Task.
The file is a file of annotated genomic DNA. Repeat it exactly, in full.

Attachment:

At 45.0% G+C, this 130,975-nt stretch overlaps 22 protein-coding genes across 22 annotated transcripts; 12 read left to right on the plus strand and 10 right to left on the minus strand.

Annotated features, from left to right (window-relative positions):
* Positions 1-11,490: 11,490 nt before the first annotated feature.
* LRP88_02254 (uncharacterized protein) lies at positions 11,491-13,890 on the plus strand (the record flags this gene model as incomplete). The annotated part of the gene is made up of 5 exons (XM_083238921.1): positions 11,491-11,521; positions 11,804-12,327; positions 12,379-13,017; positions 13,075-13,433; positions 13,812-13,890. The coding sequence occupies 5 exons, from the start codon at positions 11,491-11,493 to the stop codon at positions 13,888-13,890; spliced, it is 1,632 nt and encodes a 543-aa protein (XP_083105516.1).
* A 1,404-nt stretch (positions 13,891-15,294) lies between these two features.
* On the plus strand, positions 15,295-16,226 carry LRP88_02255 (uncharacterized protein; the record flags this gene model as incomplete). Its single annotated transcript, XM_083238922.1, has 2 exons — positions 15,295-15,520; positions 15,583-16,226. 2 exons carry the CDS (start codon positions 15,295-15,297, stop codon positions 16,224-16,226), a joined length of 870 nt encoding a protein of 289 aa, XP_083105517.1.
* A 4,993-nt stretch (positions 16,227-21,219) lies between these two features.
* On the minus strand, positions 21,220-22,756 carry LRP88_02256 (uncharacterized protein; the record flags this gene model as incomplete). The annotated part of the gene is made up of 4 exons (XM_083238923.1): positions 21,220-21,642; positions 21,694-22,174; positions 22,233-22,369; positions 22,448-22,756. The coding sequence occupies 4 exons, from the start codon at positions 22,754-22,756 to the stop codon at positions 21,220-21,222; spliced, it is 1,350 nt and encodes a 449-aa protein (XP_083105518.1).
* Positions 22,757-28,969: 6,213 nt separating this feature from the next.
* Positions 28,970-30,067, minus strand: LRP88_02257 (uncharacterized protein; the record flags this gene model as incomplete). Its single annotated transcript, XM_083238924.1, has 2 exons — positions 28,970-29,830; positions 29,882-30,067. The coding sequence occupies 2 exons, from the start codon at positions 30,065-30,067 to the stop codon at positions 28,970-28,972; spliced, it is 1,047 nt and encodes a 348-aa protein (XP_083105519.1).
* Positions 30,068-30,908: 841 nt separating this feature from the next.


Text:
At 45.0% G+C, this 130,975-nt stretch overlaps 22 protein-coding genes across 22 annotated transcripts; 12 read left to right on the plus strand and 10 right to left on the minus strand.

Annotated features, from left to right (window-relative positions):
* Positions 1-11,490: 11,490 nt before the first annotated feature.
* LRP88_02254 (uncharacterized protein) lies at positions 11,491-13,890 on the plus strand (the record flags this gene model as incomplete). The annotated part of the gene is made up of 5 exons (XM_083238921.1): positions 11,491-11,521; positions 11,804-12,327; positions 12,379-13,017; positions 13,075-13,433; positions 13,812-13,890. The coding sequence occupies 5 exons, from the start codon at positions 11,491-11,493 to the stop codon at positions 13,888-13,890; spliced, it is 1,632 nt and encodes a 543-aa protein (XP_083105516.1).
* A 1,404-nt stretch (positions 13,891-15,294) lies between these two features.
* On the plus strand, positions 15,295-16,226 carry LRP88_02255 (uncharacterized protein; the record flags this gene model as incomplete). Its single annotated transcript, XM_083238922.1, has 2 exons — positions 15,295-15,520; positions 15,583-16,226. 2 exons carry the CDS (start codon positions 15,295-15,297, stop codon positions 16,224-16,226), a joined length of 870 nt encoding a protein of 289 aa, XP_083105517.1.
* A 4,993-nt stretch (positions 16,227-21,219) lies between these two features.
* On the minus strand, positions 21,220-22,756 carry LRP88_02256 (uncharacterized protein; the record flags this gene model as incomplete). The annotated part of the gene is made up of 4 exons (XM_083238923.1): positions 21,220-21,642; positions 21,694-22,174; positions 22,233-22,369; positions 22,448-22,756. The coding sequence occupies 4 exons, from the start codon at positions 22,754-22,756 to the stop codon at positions 21,220-21,222; spliced, it is 1,350 nt and encodes a 449-aa protein (XP_083105518.1).
* Positions 22,757-28,969: 6,213 nt separating this feature from the next.
* Positions 28,970-30,067, minus strand: LRP88_02257 (uncharacterized protein; the record flags this gene model as incomplete). Its single annotated transcript, XM_083238924.1, has 2 exons — positions 28,970-29,830; positions 29,882-30,067. The coding sequence occupies 2 exons, from the start codon at positions 30,065-30,067 to the stop codon at positions 28,970-28,972; spliced, it is 1,047 nt and encodes a 348-aa protein (XP_083105519.1).
* Positions 30,068-30,908: 841 nt separating this feature from the next.